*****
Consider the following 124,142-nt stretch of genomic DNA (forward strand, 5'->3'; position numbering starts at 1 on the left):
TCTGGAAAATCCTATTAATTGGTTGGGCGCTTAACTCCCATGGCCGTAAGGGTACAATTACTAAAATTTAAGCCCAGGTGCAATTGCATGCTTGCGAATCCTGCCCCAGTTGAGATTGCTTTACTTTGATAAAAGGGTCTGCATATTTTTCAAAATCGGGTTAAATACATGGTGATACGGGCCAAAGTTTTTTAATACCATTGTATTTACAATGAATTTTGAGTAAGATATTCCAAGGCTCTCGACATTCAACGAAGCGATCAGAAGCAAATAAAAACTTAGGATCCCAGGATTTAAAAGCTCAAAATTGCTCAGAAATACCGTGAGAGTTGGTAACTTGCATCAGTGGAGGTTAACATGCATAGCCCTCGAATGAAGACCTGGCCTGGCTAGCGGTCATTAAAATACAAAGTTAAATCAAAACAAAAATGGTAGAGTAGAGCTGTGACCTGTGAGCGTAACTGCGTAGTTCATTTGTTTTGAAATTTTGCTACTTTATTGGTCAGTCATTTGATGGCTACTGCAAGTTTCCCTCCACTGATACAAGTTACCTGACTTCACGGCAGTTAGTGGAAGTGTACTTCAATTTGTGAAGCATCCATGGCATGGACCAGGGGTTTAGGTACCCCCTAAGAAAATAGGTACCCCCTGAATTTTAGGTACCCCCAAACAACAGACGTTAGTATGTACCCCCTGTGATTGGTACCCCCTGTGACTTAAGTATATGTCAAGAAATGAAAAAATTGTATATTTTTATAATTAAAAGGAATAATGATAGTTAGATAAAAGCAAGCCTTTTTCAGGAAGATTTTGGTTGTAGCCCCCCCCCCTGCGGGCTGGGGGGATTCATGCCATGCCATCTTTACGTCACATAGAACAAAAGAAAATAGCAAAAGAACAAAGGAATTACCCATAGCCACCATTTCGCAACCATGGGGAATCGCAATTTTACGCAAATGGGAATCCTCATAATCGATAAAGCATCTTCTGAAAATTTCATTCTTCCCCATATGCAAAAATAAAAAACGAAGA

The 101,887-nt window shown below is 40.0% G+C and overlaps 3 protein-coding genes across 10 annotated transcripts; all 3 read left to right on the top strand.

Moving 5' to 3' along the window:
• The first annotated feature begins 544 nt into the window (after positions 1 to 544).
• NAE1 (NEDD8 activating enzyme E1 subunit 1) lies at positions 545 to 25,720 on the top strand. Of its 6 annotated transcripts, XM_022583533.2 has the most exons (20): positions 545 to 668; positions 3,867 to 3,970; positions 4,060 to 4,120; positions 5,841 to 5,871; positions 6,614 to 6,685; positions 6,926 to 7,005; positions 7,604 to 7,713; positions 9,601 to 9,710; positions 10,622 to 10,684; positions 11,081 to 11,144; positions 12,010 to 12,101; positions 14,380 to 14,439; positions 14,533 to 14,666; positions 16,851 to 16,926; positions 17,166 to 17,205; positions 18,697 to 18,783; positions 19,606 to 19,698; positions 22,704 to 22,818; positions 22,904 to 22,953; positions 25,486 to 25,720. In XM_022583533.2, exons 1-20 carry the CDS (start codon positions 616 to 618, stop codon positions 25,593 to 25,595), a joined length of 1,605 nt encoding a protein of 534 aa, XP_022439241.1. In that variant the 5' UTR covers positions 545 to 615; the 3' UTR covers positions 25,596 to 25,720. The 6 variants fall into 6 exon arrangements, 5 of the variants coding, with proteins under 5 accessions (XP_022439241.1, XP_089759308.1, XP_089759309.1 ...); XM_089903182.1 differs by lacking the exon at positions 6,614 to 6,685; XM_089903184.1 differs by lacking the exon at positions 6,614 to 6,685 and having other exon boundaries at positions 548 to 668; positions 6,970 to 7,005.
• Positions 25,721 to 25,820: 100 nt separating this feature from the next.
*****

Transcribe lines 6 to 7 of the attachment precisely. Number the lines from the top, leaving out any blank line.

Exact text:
• NAE1 (NEDD8 activating enzyme E1 subunit 1) lies at positions 545 to 25,720 on the top strand. Of its 6 annotated transcripts, XM_022583533.2 has the most exons (20): positions 545 to 668; positions 3,867 to 3,970; positions 4,060 to 4,120; positions 5,841 to 5,871; positions 6,614 to 6,685; positions 6,926 to 7,005; positions 7,604 to 7,713; positions 9,601 to 9,710; positions 10,622 to 10,684; positions 11,081 to 11,144; positions 12,010 to 12,101; positions 14,380 to 14,439; positions 14,533 to 14,666; positions 16,851 to 16,926; positions 17,166 to 17,205; positions 18,697 to 18,783; positions 19,606 to 19,698; positions 22,704 to 22,818; positions 22,904 to 22,953; positions 25,486 to 25,720. In XM_022583533.2, exons 1-20 carry the CDS (start codon positions 616 to 618, stop codon positions 25,593 to 25,595), a joined length of 1,605 nt encoding a protein of 534 aa, XP_022439241.1. In that variant the 5' UTR covers positions 545 to 615; the 3' UTR covers positions 25,596 to 25,720. The 6 variants fall into 6 exon arrangements, 5 of the variants coding, with proteins under 5 accessions (XP_022439241.1, XP_089759308.1, XP_089759309.1 ...); XM_089903182.1 differs by lacking the exon at positions 6,614 to 6,685; XM_089903184.1 differs by lacking the exon at positions 6,614 to 6,685 and having other exon boundaries at positions 548 to 668; positions 6,970 to 7,005.
• Positions 25,721 to 25,820: 100 nt separating this feature from the next.